Empty your bladder just before the test.
How the Test will Feel
A Pap test causes little to no discomfort for most women. It can cause some discomfort, similar to menstrual cramps. You may also feel some pressure during the exam.
You may bleed a little bit after the test.
Why the Test is Performed
The Pap test is a screening test for cervical cancer. Most cervical cancers can be detected early if a woman has routine Pap tests.
Screening should start at age 21.
After the first test:
- You should have a Pap test every 3 years to check for cervical cancer.
- If you are over age 30 and you also have HPV testing done, and both the Pap test and HPV test are normal, you can be tested every 5 years (HPV is the human papillomavirus, the virus that causes genital warts and cervical cancer).
- Most women can stop having Pap tests after age 65 to 70 as long as they have had 3 negative tests within the past 10 years.
You may not need to have a Pap test if you have had a total hysterectomy (uterus and cervix removed) and have not had an abnormal Pap test, cervical cancer, or other pelvic cancer. Discuss this with your provider.
A normal result means there are no abnormal cells present. The Pap test is not 100% accurate. Cervical cancer may be missed in a small number of cases. Most of the time, cervical cancer develops very slowly, and follow-up Pap tests should find any changes in time for treatment.
What Abnormal Results Mean
Abnormal results are grouped as follows:
ASCUS or AGUS:
- This result means there are atypical cells, but it is uncertain or unclear what these changes mean.
- The changes may be due to HPV.
- They may also mean there are changes that may lead to cancer.
- These cells could be precancerous and they could be coming from the outside of the cervix or inside the uterus.
LOW-GRADE DYSPLASIA (LSIL) OR HIGH-GRADE DYSPLASIA (HSIL):
- This means changes that may lead to cancer are present.
- The risk of progression to cervical cancer is greater with HSIL.
CARCINOMA IN SITU (CIS):
- This result most often means the abnormal changes are likely to lead to cervical cancer if not treated
ATYPICAL SQUAMOUS CELLS (ASC):
- Abnormal changes have been found and may be HSIL
ATYPICAL GLANDULAR CELLS (AGC):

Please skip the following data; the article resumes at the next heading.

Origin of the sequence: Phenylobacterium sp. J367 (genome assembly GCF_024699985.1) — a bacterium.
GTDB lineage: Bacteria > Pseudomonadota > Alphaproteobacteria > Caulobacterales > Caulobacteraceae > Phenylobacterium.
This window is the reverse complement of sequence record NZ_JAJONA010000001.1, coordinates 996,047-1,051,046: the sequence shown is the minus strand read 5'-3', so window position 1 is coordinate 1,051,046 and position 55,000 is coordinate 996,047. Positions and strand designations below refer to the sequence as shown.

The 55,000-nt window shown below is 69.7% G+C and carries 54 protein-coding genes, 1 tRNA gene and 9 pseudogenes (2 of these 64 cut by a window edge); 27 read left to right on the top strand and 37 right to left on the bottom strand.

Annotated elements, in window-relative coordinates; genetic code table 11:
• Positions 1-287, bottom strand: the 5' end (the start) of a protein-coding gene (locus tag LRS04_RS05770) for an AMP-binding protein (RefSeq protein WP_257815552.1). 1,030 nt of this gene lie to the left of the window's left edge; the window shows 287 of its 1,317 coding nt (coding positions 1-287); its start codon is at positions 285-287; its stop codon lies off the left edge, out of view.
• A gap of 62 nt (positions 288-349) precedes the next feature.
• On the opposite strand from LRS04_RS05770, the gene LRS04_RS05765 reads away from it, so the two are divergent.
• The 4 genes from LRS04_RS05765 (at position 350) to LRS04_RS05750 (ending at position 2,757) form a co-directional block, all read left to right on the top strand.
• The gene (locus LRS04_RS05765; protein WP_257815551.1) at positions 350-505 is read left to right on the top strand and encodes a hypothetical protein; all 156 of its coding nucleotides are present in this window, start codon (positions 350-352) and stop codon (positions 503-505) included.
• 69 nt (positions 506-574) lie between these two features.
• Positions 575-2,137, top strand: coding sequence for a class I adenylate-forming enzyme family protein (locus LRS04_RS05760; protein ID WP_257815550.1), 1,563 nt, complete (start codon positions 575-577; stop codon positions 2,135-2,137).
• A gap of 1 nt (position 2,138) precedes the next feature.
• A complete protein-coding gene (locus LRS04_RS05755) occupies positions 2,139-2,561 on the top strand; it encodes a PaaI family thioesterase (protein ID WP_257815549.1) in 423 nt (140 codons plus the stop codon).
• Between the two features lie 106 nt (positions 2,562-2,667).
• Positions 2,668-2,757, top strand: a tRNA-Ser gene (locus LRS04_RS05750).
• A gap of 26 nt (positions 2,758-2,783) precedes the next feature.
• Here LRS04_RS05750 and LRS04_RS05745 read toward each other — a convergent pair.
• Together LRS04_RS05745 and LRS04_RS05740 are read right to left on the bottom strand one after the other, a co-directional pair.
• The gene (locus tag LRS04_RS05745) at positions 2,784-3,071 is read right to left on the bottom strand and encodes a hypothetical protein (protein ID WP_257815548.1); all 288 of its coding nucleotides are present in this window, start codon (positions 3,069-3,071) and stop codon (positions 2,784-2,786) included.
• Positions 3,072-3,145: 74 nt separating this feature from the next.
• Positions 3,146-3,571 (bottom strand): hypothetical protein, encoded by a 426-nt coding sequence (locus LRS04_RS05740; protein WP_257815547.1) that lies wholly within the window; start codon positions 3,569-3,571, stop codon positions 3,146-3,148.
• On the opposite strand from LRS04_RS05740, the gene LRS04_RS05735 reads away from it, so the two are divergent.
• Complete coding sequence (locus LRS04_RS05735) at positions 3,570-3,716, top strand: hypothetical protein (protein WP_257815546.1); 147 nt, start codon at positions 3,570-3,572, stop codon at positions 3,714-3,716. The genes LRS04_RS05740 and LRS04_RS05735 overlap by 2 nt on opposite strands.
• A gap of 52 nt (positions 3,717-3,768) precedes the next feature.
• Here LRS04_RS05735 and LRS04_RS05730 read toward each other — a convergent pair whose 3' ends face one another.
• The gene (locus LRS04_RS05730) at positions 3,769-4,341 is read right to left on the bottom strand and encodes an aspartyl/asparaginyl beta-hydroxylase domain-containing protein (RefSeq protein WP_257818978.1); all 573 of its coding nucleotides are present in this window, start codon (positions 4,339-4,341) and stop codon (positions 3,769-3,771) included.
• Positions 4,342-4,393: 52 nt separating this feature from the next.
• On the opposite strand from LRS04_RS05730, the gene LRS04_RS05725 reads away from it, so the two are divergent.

- Cell changes that may lead to cancer are seen in the upper part of the cervical canal or inside the uterus.
When a Pap test shows abnormal changes, further testing or follow-up is needed. The next step depends on the results of the Pap test, your previous history of Pap tests, and risk factors you may have for cervical cancer.
For minor cell changes, providers will recommend another Pap test or repeat HPV testing in 6 to 12 months.
Follow-up testing or treatment may include:
- Colposcopy-directed biopsy -- Colposcopy is a procedure in which the cervix is magnified with a binocular like tool called a colposcope. Small biopsies are often obtained during this procedure to determine the extent of the problem.
- An HPV test to check for the presence of the HPV virus types most likely to cause cancer.
- Cervix cryosurgery.
- Cone biopsy.
American College of Obstetricians and Gynecologists. Practice bulletin no. 140: management of abnormal cervical cancer screening test results and cervical cancer precursors. Obstet Gynecol. 2013;122(6):1338-1367. PMID: 24264713
American College of Obstetricians and Gynecologists. Practice bulletin no. 157: cervical cancer screening and prevention. Obstet Gynecol. 2016;127(1):e1-e20. PMID: 26695583
Salcedo MP, Baker ES, Schmeler KM. Intraepithelial neoplasia of the lower genital tract (cervix, vulva): etiology, screening, diagnostic techniques, management. In: Lobo RA, Gershenson DM, Lentz GM, Valea FA, eds. Comprehensive Gynecology. 7th ed. Philadelphia, PA: Elsevier; 2017:chap 28.
Saslow D, Solomon D, Lawson HW, et al. American Cancer Society, American Society for Colposcopy and Cervical Pathology, and American Society for Clinical Pathology screening guidelines for the prevention and early detection of cervical cancer. CA Cancer J Clin. 2012;62(3):147-172. PMID: 22422631
Spriggs D. Gynecological cancers. In: Goldman L, Schafer AI, eds. Goldman-Cecil Medicine. 25th ed. Philadelphia, PA: Elsevier Saunders; 2016:chap 199.
US Preventive Services Task Force website. Final recommendation statement. Cervical cancer: screening.
Last reviewed on: 7/17/2017
Reviewed by: Cynthia D. White, MD, Fellow American College of Obstetricians and Gynecologists, Group Health Cooperative, Bellevue, WA. Internal review and update 11/06/2018 by David Zieve, MD, MHA, Medical Director, Brenda Conaway, Editorial Director, and the A.D.A.M. Editorial team.